This article discusses the importance of using inclusive language to describe people with disability. All people should be described with an emphasis on their strengths and talents, rather than their weaknesses or 'problems'. Medical descriptors should be avoided, as the majority of disabling barriers are attitudinal and environmental. The article explains that language and labelling is crucial to the empowerment of people with disability, who should be valued as 'people first'. A list of 'person first' alternatives to a range of commonly used demeaning terms is provided.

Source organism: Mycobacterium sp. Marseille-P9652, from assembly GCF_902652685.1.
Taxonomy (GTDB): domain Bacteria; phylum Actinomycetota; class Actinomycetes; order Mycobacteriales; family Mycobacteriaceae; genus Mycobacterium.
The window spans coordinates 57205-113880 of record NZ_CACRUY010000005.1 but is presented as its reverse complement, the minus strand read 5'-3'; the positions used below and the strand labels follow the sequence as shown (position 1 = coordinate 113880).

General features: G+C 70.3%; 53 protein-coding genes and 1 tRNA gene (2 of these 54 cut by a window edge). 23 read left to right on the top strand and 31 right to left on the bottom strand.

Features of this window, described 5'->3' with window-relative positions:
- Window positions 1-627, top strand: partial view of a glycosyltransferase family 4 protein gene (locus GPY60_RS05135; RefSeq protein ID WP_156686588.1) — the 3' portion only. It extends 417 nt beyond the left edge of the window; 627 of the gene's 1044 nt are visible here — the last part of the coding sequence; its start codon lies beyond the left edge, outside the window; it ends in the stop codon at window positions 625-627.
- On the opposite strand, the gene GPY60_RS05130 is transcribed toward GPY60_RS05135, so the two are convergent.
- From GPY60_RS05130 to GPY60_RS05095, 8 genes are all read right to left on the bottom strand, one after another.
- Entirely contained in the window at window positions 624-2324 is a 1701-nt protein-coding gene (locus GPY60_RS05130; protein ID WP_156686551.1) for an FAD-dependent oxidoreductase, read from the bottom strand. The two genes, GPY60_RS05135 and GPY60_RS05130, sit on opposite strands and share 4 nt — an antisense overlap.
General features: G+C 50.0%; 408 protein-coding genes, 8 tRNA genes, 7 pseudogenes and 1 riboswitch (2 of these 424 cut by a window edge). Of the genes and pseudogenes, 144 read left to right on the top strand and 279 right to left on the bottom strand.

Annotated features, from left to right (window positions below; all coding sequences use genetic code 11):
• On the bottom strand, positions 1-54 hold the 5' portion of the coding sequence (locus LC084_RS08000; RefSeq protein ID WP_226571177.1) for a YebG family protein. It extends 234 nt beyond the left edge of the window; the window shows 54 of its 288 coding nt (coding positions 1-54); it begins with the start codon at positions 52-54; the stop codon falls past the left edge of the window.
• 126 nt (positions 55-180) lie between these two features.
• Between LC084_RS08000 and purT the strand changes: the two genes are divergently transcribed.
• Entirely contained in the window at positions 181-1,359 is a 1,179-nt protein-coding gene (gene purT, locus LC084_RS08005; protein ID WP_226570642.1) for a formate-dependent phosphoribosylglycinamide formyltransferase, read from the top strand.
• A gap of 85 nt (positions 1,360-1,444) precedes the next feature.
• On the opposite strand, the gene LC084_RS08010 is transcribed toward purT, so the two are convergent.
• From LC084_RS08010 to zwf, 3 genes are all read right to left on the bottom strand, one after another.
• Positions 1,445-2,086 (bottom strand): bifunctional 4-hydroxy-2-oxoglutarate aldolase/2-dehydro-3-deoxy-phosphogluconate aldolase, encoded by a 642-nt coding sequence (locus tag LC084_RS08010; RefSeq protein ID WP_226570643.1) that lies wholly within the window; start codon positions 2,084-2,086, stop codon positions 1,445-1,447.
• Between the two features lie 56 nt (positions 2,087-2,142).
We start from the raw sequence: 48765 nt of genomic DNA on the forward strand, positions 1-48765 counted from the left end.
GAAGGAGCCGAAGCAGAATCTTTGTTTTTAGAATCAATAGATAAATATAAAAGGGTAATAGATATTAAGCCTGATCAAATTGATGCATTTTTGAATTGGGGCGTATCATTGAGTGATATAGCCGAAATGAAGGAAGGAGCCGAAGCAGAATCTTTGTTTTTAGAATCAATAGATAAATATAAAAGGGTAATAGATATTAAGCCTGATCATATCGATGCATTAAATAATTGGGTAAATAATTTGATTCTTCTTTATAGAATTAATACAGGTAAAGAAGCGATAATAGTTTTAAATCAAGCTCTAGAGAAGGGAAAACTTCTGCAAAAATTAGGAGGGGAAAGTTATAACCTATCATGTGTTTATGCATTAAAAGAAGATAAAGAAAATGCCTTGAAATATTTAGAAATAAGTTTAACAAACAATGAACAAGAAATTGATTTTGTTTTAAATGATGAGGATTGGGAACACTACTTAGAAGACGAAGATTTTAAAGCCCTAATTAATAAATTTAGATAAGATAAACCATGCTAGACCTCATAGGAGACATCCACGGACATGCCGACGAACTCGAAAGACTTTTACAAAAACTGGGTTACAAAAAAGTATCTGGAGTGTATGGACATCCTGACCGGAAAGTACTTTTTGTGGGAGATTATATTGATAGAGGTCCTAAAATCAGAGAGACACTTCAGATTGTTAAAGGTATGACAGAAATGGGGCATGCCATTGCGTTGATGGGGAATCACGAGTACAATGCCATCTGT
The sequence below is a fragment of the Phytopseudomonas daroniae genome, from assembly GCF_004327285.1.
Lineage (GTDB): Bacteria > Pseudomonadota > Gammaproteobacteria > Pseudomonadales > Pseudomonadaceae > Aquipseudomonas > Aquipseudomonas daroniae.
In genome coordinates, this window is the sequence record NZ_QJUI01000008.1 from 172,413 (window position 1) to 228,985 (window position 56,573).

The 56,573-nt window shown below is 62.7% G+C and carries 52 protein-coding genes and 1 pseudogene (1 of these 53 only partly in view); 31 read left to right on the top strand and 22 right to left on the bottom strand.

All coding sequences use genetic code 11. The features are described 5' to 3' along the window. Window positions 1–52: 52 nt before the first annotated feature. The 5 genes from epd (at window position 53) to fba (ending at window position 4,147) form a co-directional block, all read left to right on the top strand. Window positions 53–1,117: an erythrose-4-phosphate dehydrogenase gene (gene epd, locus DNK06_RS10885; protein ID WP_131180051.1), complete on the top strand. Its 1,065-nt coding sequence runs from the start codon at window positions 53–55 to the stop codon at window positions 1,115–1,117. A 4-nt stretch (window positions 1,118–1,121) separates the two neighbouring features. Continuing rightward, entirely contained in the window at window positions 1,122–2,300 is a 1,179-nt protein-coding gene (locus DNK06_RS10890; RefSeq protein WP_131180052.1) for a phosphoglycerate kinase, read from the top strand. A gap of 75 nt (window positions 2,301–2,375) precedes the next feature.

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People First Language
27 May 2005
Attitudes, Education, Families, Health, Inclusion, Social Role Valorisation